Romy needed a place to eat in his new home so he struck out and tried all the Indian restaurants in Solano County. He was looking for that one place he and his family could go to enjoy a traditional meal without having to travel over two bridges and into San Francisco. He tried them all and what he was looking for he could not find. There was some good food there but just not great in his and his family’s opinion. This prompted him to decide to fill that gap by opening his own restaurant. As fate would have it, he found the perfect building while on a shopping trip to Vacaville with his wife. This gave them the opportunity to create Clay Oven Grill & Bar. He remodeled the building, putting in a circular bar at the center as the focal point of the restaurant. I have to say that I found the bar to be beautiful and very chic with a distinctive Indian feel to it. I felt the rest of the restaurant’s ambiance to be very inviting and cozy. You are surrounded by warm, muted tones on the walls and dramatic lighting to give the restaurant both a modern and traditional feel. They have full bar where one can enjoy quality cocktails and an excellent selection of wines – which, as many of you know by now, is my favorite. In addition, there is a small lounge along side the bar where you can sit comfortably and enjoy your drinks. This is where we sat to enjoy our journey into the wonderful world of Indian food, guided by Romy.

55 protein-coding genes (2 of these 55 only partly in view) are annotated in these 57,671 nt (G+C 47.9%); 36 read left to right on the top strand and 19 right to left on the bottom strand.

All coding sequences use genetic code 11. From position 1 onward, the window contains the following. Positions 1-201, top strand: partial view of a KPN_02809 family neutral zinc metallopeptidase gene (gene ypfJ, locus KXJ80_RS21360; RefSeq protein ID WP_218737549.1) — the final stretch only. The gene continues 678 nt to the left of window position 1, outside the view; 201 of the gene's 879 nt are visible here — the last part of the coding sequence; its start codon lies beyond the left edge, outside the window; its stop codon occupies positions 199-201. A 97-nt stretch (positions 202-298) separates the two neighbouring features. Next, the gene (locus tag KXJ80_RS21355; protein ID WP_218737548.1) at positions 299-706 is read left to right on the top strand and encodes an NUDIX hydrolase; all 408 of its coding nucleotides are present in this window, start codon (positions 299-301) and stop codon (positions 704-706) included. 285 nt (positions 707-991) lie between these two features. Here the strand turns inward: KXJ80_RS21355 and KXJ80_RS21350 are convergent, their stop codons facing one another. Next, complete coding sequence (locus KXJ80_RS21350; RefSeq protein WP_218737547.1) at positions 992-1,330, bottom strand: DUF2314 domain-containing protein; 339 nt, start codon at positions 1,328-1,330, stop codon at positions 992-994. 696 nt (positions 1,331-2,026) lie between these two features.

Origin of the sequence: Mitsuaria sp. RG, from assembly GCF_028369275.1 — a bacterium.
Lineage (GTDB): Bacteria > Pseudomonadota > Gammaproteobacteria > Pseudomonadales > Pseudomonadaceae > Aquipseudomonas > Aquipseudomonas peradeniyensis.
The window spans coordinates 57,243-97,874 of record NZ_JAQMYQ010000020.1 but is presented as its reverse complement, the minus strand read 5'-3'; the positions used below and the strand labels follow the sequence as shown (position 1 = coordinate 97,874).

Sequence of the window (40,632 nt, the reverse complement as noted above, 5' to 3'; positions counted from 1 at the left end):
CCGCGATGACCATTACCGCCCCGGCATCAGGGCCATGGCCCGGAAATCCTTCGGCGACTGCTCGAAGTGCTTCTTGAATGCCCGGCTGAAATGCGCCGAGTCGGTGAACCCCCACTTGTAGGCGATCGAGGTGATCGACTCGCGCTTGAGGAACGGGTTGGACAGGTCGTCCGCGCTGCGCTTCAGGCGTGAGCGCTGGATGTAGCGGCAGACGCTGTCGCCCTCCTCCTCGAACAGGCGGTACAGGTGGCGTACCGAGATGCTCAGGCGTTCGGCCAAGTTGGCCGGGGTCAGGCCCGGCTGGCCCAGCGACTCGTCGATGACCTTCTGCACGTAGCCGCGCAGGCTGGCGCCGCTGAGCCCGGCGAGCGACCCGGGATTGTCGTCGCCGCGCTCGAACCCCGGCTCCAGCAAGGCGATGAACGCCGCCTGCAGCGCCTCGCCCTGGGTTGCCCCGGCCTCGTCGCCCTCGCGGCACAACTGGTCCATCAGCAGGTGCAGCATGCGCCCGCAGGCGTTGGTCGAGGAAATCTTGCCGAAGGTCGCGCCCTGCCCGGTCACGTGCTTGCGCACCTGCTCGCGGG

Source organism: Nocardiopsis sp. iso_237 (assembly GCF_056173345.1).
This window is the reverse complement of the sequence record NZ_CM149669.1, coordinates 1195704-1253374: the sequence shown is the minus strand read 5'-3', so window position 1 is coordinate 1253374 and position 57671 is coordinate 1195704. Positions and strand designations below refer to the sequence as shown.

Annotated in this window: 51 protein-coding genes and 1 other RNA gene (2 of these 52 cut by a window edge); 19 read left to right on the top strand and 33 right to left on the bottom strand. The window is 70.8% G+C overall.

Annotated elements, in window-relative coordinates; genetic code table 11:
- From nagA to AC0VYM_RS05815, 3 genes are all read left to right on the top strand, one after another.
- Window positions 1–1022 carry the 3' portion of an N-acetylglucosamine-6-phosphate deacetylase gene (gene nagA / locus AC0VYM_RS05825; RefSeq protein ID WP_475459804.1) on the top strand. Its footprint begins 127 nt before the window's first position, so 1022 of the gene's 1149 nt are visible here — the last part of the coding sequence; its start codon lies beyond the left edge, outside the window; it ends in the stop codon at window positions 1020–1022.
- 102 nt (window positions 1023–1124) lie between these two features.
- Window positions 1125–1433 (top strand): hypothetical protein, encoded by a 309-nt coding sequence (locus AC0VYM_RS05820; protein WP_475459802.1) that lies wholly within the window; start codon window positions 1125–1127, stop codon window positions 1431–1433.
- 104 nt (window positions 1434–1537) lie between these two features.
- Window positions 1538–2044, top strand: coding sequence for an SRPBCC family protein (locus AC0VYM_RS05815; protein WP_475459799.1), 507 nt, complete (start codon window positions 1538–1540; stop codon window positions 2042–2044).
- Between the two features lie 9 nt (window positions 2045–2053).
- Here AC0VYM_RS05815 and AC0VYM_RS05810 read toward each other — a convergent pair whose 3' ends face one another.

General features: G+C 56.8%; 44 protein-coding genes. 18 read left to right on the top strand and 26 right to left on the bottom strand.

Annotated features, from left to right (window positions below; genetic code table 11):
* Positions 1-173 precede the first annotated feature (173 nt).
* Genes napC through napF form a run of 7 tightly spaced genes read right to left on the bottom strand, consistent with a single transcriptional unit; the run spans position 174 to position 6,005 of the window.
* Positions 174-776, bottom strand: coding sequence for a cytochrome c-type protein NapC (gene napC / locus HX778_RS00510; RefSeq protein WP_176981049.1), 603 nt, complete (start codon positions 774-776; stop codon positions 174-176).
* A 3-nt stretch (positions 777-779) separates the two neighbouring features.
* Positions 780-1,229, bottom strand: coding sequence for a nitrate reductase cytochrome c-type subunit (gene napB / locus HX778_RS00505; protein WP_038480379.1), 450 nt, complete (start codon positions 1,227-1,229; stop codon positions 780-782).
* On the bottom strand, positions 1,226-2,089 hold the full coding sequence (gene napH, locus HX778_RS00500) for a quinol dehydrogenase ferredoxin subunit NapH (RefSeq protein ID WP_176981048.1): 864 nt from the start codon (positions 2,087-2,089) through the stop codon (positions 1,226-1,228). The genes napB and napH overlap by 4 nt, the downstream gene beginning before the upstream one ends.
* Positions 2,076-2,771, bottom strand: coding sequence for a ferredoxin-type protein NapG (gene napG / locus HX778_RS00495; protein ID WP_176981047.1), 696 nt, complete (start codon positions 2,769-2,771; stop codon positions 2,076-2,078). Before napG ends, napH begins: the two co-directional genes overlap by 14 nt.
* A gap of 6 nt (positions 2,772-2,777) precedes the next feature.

Now, Romy can cook and cook well, but he would much prefer to eat. Therefore, he hires the chefs that can cook the way he likes to eat. As Romy orchestrated the team, the dance of the plates began. We started with different types of Naan, which is an Indian flat bread. Naan is cooked in a clay oven called a Tandoor, which looks more like a pot than an oven. In the Tandoor, the fire is at the bottom and the walls are made of a clay material. The Naan is stuck to the walls of the oven to cook. It is a very interesting process. Naan can comes a variety of flavors that is only limited to one’s imagination. We tasted the garlic, basil and cilantro Naan which was steamy hot and well seasoned. Then they brought out a very special goat cheese Naan. This is prepared with both goat cheese and spinach. Mmmm, we were in heaven. We could have stopped here and been very happy eating goat cheese Naan for the rest of the evening with our glass of wine. Romy though would have none of it as the journey had just begun and we had miles to go before we were done!